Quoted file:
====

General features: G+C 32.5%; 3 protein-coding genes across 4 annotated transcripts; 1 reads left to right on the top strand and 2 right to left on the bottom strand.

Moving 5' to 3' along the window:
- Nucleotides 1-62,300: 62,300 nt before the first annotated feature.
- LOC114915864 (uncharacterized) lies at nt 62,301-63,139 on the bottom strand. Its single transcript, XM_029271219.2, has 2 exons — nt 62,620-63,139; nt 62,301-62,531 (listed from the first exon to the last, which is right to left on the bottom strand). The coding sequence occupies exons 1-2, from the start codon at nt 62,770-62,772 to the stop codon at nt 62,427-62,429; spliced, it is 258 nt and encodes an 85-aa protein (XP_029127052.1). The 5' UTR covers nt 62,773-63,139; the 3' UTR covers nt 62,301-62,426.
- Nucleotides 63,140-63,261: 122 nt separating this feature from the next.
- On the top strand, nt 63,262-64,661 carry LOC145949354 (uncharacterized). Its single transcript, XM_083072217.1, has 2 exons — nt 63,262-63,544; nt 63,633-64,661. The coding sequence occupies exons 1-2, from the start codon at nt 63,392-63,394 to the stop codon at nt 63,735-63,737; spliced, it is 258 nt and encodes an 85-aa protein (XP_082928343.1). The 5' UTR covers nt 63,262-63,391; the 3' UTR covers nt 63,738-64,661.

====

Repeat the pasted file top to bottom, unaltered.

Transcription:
General features: G+C 32.5%; 3 protein-coding genes across 4 annotated transcripts; 1 reads left to right on the top strand and 2 right to left on the bottom strand.

Moving 5' to 3' along the window:
- Nucleotides 1-62,300: 62,300 nt before the first annotated feature.
- LOC114915864 (uncharacterized) lies at nt 62,301-63,139 on the bottom strand. Its single transcript, XM_029271219.2, has 2 exons — nt 62,620-63,139; nt 62,301-62,531 (listed from the first exon to the last, which is right to left on the bottom strand). The coding sequence occupies exons 1-2, from the start codon at nt 62,770-62,772 to the stop codon at nt 62,427-62,429; spliced, it is 258 nt and encodes an 85-aa protein (XP_029127052.1). The 5' UTR covers nt 62,773-63,139; the 3' UTR covers nt 62,301-62,426.
- Nucleotides 63,140-63,261: 122 nt separating this feature from the next.
- On the top strand, nt 63,262-64,661 carry LOC145949354 (uncharacterized). Its single transcript, XM_083072217.1, has 2 exons — nt 63,262-63,544; nt 63,633-64,661. The coding sequence occupies exons 1-2, from the start codon at nt 63,392-63,394 to the stop codon at nt 63,735-63,737; spliced, it is 258 nt and encodes an 85-aa protein (XP_082928343.1). The 5' UTR covers nt 63,262-63,391; the 3' UTR covers nt 63,738-64,661.